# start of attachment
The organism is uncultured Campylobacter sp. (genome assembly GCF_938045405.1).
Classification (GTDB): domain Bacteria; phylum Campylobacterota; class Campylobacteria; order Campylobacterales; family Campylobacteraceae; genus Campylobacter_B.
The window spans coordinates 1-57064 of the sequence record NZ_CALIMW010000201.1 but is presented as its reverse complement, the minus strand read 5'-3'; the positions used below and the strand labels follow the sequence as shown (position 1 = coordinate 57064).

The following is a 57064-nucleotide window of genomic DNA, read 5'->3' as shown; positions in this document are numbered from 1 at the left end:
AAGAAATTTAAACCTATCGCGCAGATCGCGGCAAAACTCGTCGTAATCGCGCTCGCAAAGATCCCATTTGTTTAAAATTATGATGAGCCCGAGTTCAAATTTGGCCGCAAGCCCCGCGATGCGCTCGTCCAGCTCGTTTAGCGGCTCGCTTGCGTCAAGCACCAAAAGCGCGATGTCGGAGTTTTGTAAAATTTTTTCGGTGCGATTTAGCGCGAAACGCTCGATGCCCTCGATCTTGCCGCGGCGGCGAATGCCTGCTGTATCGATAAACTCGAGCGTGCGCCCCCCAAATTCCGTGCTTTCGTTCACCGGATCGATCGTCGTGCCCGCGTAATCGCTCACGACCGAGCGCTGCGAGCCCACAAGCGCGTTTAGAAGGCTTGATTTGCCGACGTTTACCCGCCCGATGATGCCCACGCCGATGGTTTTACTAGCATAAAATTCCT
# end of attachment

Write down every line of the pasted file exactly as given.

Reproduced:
The organism is uncultured Campylobacter sp. (genome assembly GCF_938045405.1).
Classification (GTDB): domain Bacteria; phylum Campylobacterota; class Campylobacteria; order Campylobacterales; family Campylobacteraceae; genus Campylobacter_B.
The window spans coordinates 1-57064 of the sequence record NZ_CALIMW010000201.1 but is presented as its reverse complement, the minus strand read 5'-3'; the positions used below and the strand labels follow the sequence as shown (position 1 = coordinate 57064).

The following is a 57064-nucleotide window of genomic DNA, read 5'->3' as shown; positions in this document are numbered from 1 at the left end:
AAGAAATTTAAACCTATCGCGCAGATCGCGGCAAAACTCGTCGTAATCGCGCTCGCAAAGATCCCATTTGTTTAAAATTATGATGAGCCCGAGTTCAAATTTGGCCGCAAGCCCCGCGATGCGCTCGTCCAGCTCGTTTAGCGGCTCGCTTGCGTCAAGCACCAAAAGCGCGATGTCGGAGTTTTGTAAAATTTTTTCGGTGCGATTTAGCGCGAAACGCTCGATGCCCTCGATCTTGCCGCGGCGGCGAATGCCTGCTGTATCGATAAACTCGAGCGTGCGCCCCCCAAATTCCGTGCTTTCGTTCACCGGATCGATCGTCGTGCCCGCGTAATCGCTCACGACCGAGCGCTGCGAGCCCACAAGCGCGTTTAGAAGGCTTGATTTGCCGACGTTTACCCGCCCGATGATGCCCACGCCGATGGTTTTACTAGCATAAAATTCCT